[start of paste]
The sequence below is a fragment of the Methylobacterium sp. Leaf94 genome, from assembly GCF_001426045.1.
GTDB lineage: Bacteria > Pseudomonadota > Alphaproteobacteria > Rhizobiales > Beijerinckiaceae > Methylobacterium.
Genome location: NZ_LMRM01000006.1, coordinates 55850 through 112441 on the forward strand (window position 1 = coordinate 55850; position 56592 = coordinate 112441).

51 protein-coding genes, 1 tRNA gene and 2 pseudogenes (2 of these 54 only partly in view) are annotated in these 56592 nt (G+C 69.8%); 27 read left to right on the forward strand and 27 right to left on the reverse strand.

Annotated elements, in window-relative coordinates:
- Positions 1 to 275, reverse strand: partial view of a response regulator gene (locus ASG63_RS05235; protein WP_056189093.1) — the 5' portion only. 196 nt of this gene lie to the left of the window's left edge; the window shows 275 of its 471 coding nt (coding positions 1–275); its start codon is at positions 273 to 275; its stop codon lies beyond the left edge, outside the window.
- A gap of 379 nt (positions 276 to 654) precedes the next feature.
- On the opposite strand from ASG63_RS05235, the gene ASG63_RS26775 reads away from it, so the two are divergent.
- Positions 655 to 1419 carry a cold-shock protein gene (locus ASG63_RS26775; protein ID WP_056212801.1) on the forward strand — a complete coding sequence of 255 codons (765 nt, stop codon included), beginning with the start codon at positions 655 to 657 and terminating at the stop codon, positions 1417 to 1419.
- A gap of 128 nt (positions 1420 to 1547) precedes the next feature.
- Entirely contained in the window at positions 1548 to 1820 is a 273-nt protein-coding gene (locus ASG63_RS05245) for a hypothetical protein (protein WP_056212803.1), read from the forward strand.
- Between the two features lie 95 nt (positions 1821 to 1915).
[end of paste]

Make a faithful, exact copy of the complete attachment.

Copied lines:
The sequence below is a fragment of the Methylobacterium sp. Leaf94 genome, from assembly GCF_001426045.1.
GTDB lineage: Bacteria > Pseudomonadota > Alphaproteobacteria > Rhizobiales > Beijerinckiaceae > Methylobacterium.
Genome location: NZ_LMRM01000006.1, coordinates 55850 through 112441 on the forward strand (window position 1 = coordinate 55850; position 56592 = coordinate 112441).

51 protein-coding genes, 1 tRNA gene and 2 pseudogenes (2 of these 54 only partly in view) are annotated in these 56592 nt (G+C 69.8%); 27 read left to right on the forward strand and 27 right to left on the reverse strand.

Annotated elements, in window-relative coordinates:
- Positions 1 to 275, reverse strand: partial view of a response regulator gene (locus ASG63_RS05235; protein WP_056189093.1) — the 5' portion only. 196 nt of this gene lie to the left of the window's left edge; the window shows 275 of its 471 coding nt (coding positions 1–275); its start codon is at positions 273 to 275; its stop codon lies beyond the left edge, outside the window.
- A gap of 379 nt (positions 276 to 654) precedes the next feature.
- On the opposite strand from ASG63_RS05235, the gene ASG63_RS26775 reads away from it, so the two are divergent.
- Positions 655 to 1419 carry a cold-shock protein gene (locus ASG63_RS26775; protein ID WP_056212801.1) on the forward strand — a complete coding sequence of 255 codons (765 nt, stop codon included), beginning with the start codon at positions 655 to 657 and terminating at the stop codon, positions 1417 to 1419.
- A gap of 128 nt (positions 1420 to 1547) precedes the next feature.
- Entirely contained in the window at positions 1548 to 1820 is a 273-nt protein-coding gene (locus ASG63_RS05245) for a hypothetical protein (protein WP_056212803.1), read from the forward strand.
- Between the two features lie 95 nt (positions 1821 to 1915).